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The Good Wife: "A Precious Commodity"

Illustration for article titled iThe Good Wife/i: A Precious Commodity
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Watching The Good Wife this week, I felt like a kid whose parents are fighting in front of him who keeps whacking his head asking them to stop. In one week, Diane and Will have gone from being eternal whiskey-sipping bros who sit on piles of money and declare each other emperors of cool to a couple of bickering lawyers negotiating an exit deal. I hate that this is all because of one dumb interview Diane didn’t have to give. This fight doesn’t have the epic, inevitable feeling that a fight like this should have. It’s a sad, sad sight to see.

Diane immediately tells Will about the nasty interview she gave, and the blowback is quick, with clients and lawyers getting called to confirm her tales of Will’s misdeeds. The other partners move to strike and remove Diane as quickly as possible, before she’s even confirmed to the bench. But Diane has the advantage of all her clients and demands, at the very least, a gigantic pile of money to go out the door with. But as Will realizes at the end of the episode, she’s not just trying to get what she’s worth. She’s trying to halt the end of a beautiful friendship. When Will coldly asks her how much money she needs to leave, Diane knows it’s over. It’s a brutal moment to watch, beautifully acted by Christine Baranski and Josh Charles.


Oh, why do they have to fight? I hate it, guys. I hate it. I also wonder what the endgame is. The Good Wife is doing what it does best right now—spinning so many storylines with so many possible conclusions you genuinely don’t know what will happen next. Where will everything land? Will Diane become a judge and patch things up with Will, or will she move to Alicia and Cary’s new firm? Will Alicia join Cary? All signs point to yes by the end of the episode, even though Will offers her Diane’s senior partnership.

But how can Alicia not jump ship? “A Precious Commodity” is a showcase of everything that Alicia can’t stand about her current firm. The partners are either fossilized fools like Howard Lyman (Jerry Adler) or venal sharks like David Lee. Their treatment of Diane is sadly not even that shocking, and their opinions on the case of the week, a peculiar battle centered around surrogacy and abortion, are lost in the stone age.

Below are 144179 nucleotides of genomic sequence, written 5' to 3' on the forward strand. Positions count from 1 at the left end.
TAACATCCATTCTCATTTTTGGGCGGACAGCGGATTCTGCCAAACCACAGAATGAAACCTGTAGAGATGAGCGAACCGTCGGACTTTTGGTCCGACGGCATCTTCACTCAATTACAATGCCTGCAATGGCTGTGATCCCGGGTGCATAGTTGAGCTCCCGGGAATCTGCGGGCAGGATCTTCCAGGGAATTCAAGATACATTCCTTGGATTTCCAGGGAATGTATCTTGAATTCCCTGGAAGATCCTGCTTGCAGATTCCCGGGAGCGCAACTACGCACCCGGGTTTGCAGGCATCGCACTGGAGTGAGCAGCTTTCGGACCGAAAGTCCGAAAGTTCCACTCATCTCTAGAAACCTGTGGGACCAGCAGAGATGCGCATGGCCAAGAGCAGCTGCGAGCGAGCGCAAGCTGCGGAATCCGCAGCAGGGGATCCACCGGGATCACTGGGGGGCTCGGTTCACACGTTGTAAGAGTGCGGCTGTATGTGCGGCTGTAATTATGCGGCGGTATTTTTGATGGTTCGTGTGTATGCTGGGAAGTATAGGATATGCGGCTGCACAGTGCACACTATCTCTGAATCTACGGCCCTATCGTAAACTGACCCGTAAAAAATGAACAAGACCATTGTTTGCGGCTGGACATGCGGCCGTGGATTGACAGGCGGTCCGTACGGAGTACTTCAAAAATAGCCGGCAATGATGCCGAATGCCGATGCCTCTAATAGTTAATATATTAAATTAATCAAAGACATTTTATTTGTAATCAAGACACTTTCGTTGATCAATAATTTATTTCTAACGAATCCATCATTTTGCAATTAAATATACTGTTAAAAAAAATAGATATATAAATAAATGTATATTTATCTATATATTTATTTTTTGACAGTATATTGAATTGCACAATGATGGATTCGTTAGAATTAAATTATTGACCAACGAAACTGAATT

The case is a fascinating one: Tara (Genevieve Angelson) is a surrogate for Kathy (Janel Maloney) and her husband, carrying a fetus created from their genetic material. The fetus is diagnosed with terrible birth defects, and the parents move to abort, but Tara turns them down, saying the baby is still kicking and that she doesn’t want to let it die. They sue her for breach of contract, essentially looking to force her to terminate, which Alicia finds to be a shocking enough concept that she represents Tara pro bono.

The case itself is relatively open-and-shut, I think, although I am no lawyer—it is difficult to imagine a court compelling a pregnant woman to have an abortion against her will. So the case is clouded with other issues to stretch it out. David Lee jumps on board, looking to sue the hospital he thinks caused the birth defects. Tara’s integrity is repeatedly called into question, although that’s neither here nor there on the matter of her control of her own body. Legally, it seems simple, but ethically, it is tricky, and Maloney does well to invest the audience with sympathy in her character even when her side becomes more villainous. The Good Wife can always make a case of the week nuanced and shade it with grey, even when the issue at hand is one as volatile as abortion.


There’s some other business that’s a little less compelling. Grace is flattered at the attention she’s getting, even though Alicia is horrified. I am nervous about where this storyline will go next. Peter re-hires Melissa George to the ethics board, realizing his mistake, and then immediately flirts with her (Eli was right, dammit). I mean, I think he flirts with her. Chris Noth and George do not have a ton of chemistry, it must be said. Peter immediately runs to Alicia and says they have to renew their vows post-haste, as if that’s going to solve everything. You have a problem, dude. It’s long past time to admit it.

Man, I’m mostly just excited for next episode. Can Alicia and Cary leave the firm already!? I want to see the new state of things. Will Kalinda jump ship now that she knows Alicia is fleeing? Can we see Will in his all-black running suit again? What’s Diane’s next move? Oh, Good Wife, you pretend to be a simple lawyer show, but these cliffhangers are stupendous.


Stray observations:

  • Peter already has a comeback on the Illinois Governors’ record of imprisonment. “I’ve already been to prison myself, so I guess I’m pre-inoculated.”
  • Man, David Lee is such a snake. The show went from strength to strength in making him a full-time cast member.
  • Alicia finally snaps re: Grace’s hot pastors. “Just because they’re pastors doesn’t mean anything!”

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